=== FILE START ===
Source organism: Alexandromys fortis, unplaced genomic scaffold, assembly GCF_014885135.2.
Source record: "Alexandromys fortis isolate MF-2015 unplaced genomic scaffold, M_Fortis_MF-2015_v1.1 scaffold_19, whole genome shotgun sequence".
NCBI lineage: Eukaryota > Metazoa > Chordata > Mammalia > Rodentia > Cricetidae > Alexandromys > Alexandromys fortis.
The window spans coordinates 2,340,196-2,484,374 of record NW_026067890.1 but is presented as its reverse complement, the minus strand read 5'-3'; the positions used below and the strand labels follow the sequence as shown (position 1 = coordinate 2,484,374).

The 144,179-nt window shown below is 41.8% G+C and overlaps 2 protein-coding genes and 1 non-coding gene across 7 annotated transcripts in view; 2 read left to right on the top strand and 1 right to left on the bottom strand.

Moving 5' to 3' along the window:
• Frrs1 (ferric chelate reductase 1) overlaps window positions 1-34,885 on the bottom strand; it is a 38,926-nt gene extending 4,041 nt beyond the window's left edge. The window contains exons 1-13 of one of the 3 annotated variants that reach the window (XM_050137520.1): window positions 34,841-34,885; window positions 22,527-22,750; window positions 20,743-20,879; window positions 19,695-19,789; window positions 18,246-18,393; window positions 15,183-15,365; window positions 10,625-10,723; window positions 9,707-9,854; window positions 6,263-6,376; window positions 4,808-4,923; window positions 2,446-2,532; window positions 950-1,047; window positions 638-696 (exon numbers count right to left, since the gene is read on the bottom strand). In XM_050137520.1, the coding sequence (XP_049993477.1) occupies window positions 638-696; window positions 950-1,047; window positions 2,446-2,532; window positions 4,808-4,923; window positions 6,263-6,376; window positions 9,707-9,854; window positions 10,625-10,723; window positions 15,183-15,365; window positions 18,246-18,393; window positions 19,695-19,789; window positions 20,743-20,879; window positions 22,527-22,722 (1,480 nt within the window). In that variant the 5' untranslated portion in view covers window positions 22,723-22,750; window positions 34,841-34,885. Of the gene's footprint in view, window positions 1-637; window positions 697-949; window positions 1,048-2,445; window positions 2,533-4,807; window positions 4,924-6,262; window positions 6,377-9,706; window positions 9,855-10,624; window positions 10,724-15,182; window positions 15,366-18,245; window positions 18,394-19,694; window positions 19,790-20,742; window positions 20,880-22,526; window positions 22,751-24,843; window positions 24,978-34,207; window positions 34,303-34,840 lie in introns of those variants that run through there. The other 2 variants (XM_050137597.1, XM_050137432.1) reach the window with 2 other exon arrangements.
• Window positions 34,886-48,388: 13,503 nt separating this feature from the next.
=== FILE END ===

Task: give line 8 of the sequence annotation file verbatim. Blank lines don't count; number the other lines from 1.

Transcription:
• Window positions 34,886-48,388: 13,503 nt separating this feature from the next.